Stranded Afghan students left in a lurch as wait for Indian student visas continues

Reports pointed out that although more than 13,000 Afghan students are enrolled in Indian institutions (according to the Afghan embassy) many of them returned home when schools closed down
Picture from a protest (Pic: Meena Nezami's Twitter handle)
Picture from a protest (Pic: Meena Nezami's Twitter handle)

Around 2,000 Afghan students, who are students in Indian universities, are stranded in the war-torn nation as they are awaiting Indian student visas.  Worried students have resorted to using social media platforms like Twitter to call attention to their issues. 

Meena Nazami, who is a former Afghan student of Delhi University in India, recalled that classes and exams resumed in the physical mode in India in February 2022. However, no Afghan student received their visa. “More than 2,000 students enrolled in Indian universities missed their classes and were forced to skip their exams, eventually resulting in dropping a semester,” she said. 

Capture and control

Taliban entered the capital city of Kabul on August 15, 2021, and took control of the country. This was followed by a closure of schools and the government had then cited the COVID-19 pandemic as a reason for the same. Although the government has wanted to ensure schools for girls between 12 to 19 years of age, after segregation of classes so that they can operate according to Islamic principles, education for women continues to be restricted in the country, according to reports. 

In fact, a report by the United Nations special rapporteur on human rights in Afghanistan describes the “staggering regression in women and girls’ enjoyment of civil, political, economic, social and cultural rights.” It also pointed out that “in no other country have women and girls so rapidly disappeared from all spheres of public life.”

Reports also pointed out that although more than 13,000 Afghan students are enrolled in Indian institutions (according to the Afghan embassy) many of them returned home when schools closed down. Despite the waning of the pandemic, India had withdrawn its officials from the embassy after the Taliban took over which slowed down the process of issuing visas to Afghan students.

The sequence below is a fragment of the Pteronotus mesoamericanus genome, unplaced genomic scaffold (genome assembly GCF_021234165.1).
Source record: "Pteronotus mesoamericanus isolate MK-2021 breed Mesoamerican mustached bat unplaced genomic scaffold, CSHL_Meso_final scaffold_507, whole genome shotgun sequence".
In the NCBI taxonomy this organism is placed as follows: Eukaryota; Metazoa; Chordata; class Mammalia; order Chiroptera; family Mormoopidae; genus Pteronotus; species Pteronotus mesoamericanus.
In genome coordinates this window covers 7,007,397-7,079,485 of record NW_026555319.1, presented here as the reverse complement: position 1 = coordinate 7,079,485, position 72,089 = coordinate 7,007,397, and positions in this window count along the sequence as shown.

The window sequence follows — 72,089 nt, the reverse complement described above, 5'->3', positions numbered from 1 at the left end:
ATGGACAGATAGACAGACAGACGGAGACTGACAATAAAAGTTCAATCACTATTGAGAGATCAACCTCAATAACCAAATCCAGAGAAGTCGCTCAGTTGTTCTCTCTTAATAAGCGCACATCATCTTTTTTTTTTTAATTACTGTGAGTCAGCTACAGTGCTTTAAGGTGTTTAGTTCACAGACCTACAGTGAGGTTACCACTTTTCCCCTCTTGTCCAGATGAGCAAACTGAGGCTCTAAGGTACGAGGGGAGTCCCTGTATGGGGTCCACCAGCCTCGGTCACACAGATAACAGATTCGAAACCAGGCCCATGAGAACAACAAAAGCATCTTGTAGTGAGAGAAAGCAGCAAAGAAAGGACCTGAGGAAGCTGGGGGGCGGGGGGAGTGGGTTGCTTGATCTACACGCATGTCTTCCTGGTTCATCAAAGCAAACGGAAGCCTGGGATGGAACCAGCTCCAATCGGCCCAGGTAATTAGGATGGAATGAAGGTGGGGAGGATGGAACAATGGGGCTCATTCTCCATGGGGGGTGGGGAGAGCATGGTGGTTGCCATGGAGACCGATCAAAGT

Visa struggles 

Meena also informed that when the Taliban closed schools for girls, many girls turned to neighbouring countries for education and India was one of them. “It (India) offers affordable and good quality education. All other universities in Turkey, the US, and Europe got their student visas and they left. But till now, the Indian government hasn’t responded,” she said. 

Students said that while they were told to apply for the emergency e-visa, they haven’t received any positive response from officials in both countries. This e-Emergency X-Misc Visa is an electronic visa available only for Afghan citizens and valid for only six months, owing to the emergency in the country.

“The Indian Embassy opened in May 2022 and students went there for several consecutive days but there wasn’t any positive answer. They said they don’t have the authority to issue visas to students,” said Salim Ahmadzai, one of the stranded students in Afghanistan. He added that the reasons cited for the delay in issuing visas were “security threats.”

Difficulty with online classes

Some students also said that their respective universities in India did not offer the option of online classes to them. “Offline classes already started last March (2021) but my college said that I must be present physically in classes. They said they can’t offer us online classes and I have missed one academic year because of this,” said Noor Zahid Paiman, who is an Afghan student studying at Sharda University in Noida, India. 

On the other hand, some students had the option of attending online classes. However, they did not have the required study material to appear for the exams. “We still wrote the exams and passed some of them but we had to re-appear for most of them because we failed,” said Salim. 

Meanwhile, Meena also mentioned that she tried to request foreign students' cell in her university to request for the option of online exams. But they were met with a rude response from officials. “They started calling us terrorists and telling me that they are scared if we pursue studies in India, we will threaten the Indian people’s security and that we Afghans should care for them by staying where we are,” she alleged. 

Students have taken to Twitter with the hashtag #IssueVisaToAfghanStudentsIndia and tagging ministers in India and Afghanistan. Ambassador M Ashraf Haidari, who is the Ambassador of Afghanistan to Sri Lanka, responded to one of the students’ tweets stating that, “I add my voice to that of all stranded Afghan students under oppressive Taliban, calling on the Honorable @narendramodi to help these students return to their universities across India. Education for democracy and prosperity remains the best gift from the Indian people,” in a tweet. 

They have been demanding that they be allowed to rejoin their universities as it is the last month of the academic year for some of them. “Owing to the long bilateral relationship between India and Afghanistan, we want to rejoin our university as this is the last month for us. Otherwise, our scholarship will be cancelled,” said Shams Ullah Danisha, an Afghan student studying at Goa University. 

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